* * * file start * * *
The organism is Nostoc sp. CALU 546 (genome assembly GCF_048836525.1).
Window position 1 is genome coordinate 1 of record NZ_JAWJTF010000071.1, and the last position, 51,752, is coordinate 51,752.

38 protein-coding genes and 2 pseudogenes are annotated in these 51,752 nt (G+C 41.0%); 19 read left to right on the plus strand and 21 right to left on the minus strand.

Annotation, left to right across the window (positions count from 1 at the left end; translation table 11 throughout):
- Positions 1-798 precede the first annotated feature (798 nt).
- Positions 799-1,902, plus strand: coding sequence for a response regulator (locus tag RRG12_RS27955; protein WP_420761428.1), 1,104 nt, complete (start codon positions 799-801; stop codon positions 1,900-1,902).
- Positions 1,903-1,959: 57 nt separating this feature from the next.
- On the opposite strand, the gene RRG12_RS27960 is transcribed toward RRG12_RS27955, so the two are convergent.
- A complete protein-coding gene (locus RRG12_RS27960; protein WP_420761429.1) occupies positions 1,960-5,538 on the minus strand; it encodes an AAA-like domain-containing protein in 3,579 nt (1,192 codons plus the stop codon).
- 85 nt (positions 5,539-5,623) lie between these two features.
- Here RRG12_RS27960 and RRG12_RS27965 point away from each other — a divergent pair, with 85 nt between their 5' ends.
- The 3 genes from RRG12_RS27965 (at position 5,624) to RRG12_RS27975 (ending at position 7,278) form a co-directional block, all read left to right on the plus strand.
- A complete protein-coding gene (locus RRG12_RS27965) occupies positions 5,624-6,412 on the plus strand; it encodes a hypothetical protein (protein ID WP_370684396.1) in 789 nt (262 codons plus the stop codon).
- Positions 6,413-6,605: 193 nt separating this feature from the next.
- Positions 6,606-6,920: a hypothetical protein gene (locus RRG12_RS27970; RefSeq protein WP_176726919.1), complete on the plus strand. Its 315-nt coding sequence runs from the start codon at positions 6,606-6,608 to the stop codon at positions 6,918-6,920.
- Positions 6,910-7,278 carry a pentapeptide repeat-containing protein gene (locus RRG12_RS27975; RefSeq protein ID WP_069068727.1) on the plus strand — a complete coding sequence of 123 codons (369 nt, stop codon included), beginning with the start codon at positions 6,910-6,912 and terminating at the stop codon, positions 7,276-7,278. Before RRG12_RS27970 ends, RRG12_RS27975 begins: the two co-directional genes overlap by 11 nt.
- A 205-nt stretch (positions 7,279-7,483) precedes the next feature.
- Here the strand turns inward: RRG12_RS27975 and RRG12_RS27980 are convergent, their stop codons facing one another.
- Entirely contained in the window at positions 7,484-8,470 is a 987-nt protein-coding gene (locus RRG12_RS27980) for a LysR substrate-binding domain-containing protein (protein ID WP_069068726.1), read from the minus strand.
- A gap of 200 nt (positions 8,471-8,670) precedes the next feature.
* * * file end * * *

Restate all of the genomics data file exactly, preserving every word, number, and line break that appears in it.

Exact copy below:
The organism is Nostoc sp. CALU 546 (genome assembly GCF_048836525.1).
Window position 1 is genome coordinate 1 of record NZ_JAWJTF010000071.1, and the last position, 51,752, is coordinate 51,752.

38 protein-coding genes and 2 pseudogenes are annotated in these 51,752 nt (G+C 41.0%); 19 read left to right on the plus strand and 21 right to left on the minus strand.

Annotation, left to right across the window (positions count from 1 at the left end; translation table 11 throughout):
- Positions 1-798 precede the first annotated feature (798 nt).
- Positions 799-1,902, plus strand: coding sequence for a response regulator (locus tag RRG12_RS27955; protein WP_420761428.1), 1,104 nt, complete (start codon positions 799-801; stop codon positions 1,900-1,902).
- Positions 1,903-1,959: 57 nt separating this feature from the next.
- On the opposite strand, the gene RRG12_RS27960 is transcribed toward RRG12_RS27955, so the two are convergent.
- A complete protein-coding gene (locus RRG12_RS27960; protein WP_420761429.1) occupies positions 1,960-5,538 on the minus strand; it encodes an AAA-like domain-containing protein in 3,579 nt (1,192 codons plus the stop codon).
- 85 nt (positions 5,539-5,623) lie between these two features.
- Here RRG12_RS27960 and RRG12_RS27965 point away from each other — a divergent pair, with 85 nt between their 5' ends.
- The 3 genes from RRG12_RS27965 (at position 5,624) to RRG12_RS27975 (ending at position 7,278) form a co-directional block, all read left to right on the plus strand.
- A complete protein-coding gene (locus RRG12_RS27965) occupies positions 5,624-6,412 on the plus strand; it encodes a hypothetical protein (protein ID WP_370684396.1) in 789 nt (262 codons plus the stop codon).
- Positions 6,413-6,605: 193 nt separating this feature from the next.
- Positions 6,606-6,920: a hypothetical protein gene (locus RRG12_RS27970; RefSeq protein WP_176726919.1), complete on the plus strand. Its 315-nt coding sequence runs from the start codon at positions 6,606-6,608 to the stop codon at positions 6,918-6,920.
- Positions 6,910-7,278 carry a pentapeptide repeat-containing protein gene (locus RRG12_RS27975; RefSeq protein ID WP_069068727.1) on the plus strand — a complete coding sequence of 123 codons (369 nt, stop codon included), beginning with the start codon at positions 6,910-6,912 and terminating at the stop codon, positions 7,276-7,278. Before RRG12_RS27970 ends, RRG12_RS27975 begins: the two co-directional genes overlap by 11 nt.
- A 205-nt stretch (positions 7,279-7,483) precedes the next feature.
- Here the strand turns inward: RRG12_RS27975 and RRG12_RS27980 are convergent, their stop codons facing one another.
- Entirely contained in the window at positions 7,484-8,470 is a 987-nt protein-coding gene (locus RRG12_RS27980) for a LysR substrate-binding domain-containing protein (protein ID WP_069068726.1), read from the minus strand.
- A gap of 200 nt (positions 8,471-8,670) precedes the next feature.